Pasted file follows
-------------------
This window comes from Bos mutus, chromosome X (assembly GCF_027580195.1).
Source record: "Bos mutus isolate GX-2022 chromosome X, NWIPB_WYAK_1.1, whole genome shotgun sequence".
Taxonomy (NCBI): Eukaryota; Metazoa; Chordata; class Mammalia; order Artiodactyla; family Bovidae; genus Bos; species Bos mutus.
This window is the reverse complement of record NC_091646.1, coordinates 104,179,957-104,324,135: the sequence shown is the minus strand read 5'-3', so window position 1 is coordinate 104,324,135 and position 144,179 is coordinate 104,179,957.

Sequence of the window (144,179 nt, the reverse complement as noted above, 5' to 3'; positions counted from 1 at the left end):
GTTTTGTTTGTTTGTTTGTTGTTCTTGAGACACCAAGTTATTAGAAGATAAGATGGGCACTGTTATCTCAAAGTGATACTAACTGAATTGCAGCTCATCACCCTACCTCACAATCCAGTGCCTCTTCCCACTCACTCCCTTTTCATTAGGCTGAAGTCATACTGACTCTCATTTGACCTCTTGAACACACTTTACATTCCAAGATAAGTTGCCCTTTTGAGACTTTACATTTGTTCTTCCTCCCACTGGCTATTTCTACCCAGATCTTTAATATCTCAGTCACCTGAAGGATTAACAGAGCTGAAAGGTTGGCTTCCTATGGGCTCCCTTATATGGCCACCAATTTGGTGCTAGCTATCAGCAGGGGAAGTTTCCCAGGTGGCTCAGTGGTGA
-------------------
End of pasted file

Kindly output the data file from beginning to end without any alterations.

This window comes from Bos mutus, chromosome X (assembly GCF_027580195.1).
Source record: "Bos mutus isolate GX-2022 chromosome X, NWIPB_WYAK_1.1, whole genome shotgun sequence".
Taxonomy (NCBI): Eukaryota; Metazoa; Chordata; class Mammalia; order Artiodactyla; family Bovidae; genus Bos; species Bos mutus.
This window is the reverse complement of record NC_091646.1, coordinates 104,179,957-104,324,135: the sequence shown is the minus strand read 5'-3', so window position 1 is coordinate 104,324,135 and position 144,179 is coordinate 104,179,957.

Sequence of the window (144,179 nt, the reverse complement as noted above, 5' to 3'; positions counted from 1 at the left end):
GTTTTGTTTGTTTGTTTGTTGTTCTTGAGACACCAAGTTATTAGAAGATAAGATGGGCACTGTTATCTCAAAGTGATACTAACTGAATTGCAGCTCATCACCCTACCTCACAATCCAGTGCCTCTTCCCACTCACTCCCTTTTCATTAGGCTGAAGTCATACTGACTCTCATTTGACCTCTTGAACACACTTTACATTCCAAGATAAGTTGCCCTTTTGAGACTTTACATTTGTTCTTCCTCCCACTGGCTATTTCTACCCAGATCTTTAATATCTCAGTCACCTGAAGGATTAACAGAGCTGAAAGGTTGGCTTCCTATGGGCTCCCTTATATGGCCACCAATTTGGTGCTAGCTATCAGCAGGGGAAGTTTCCCAGGTGGCTCAGTGGTGA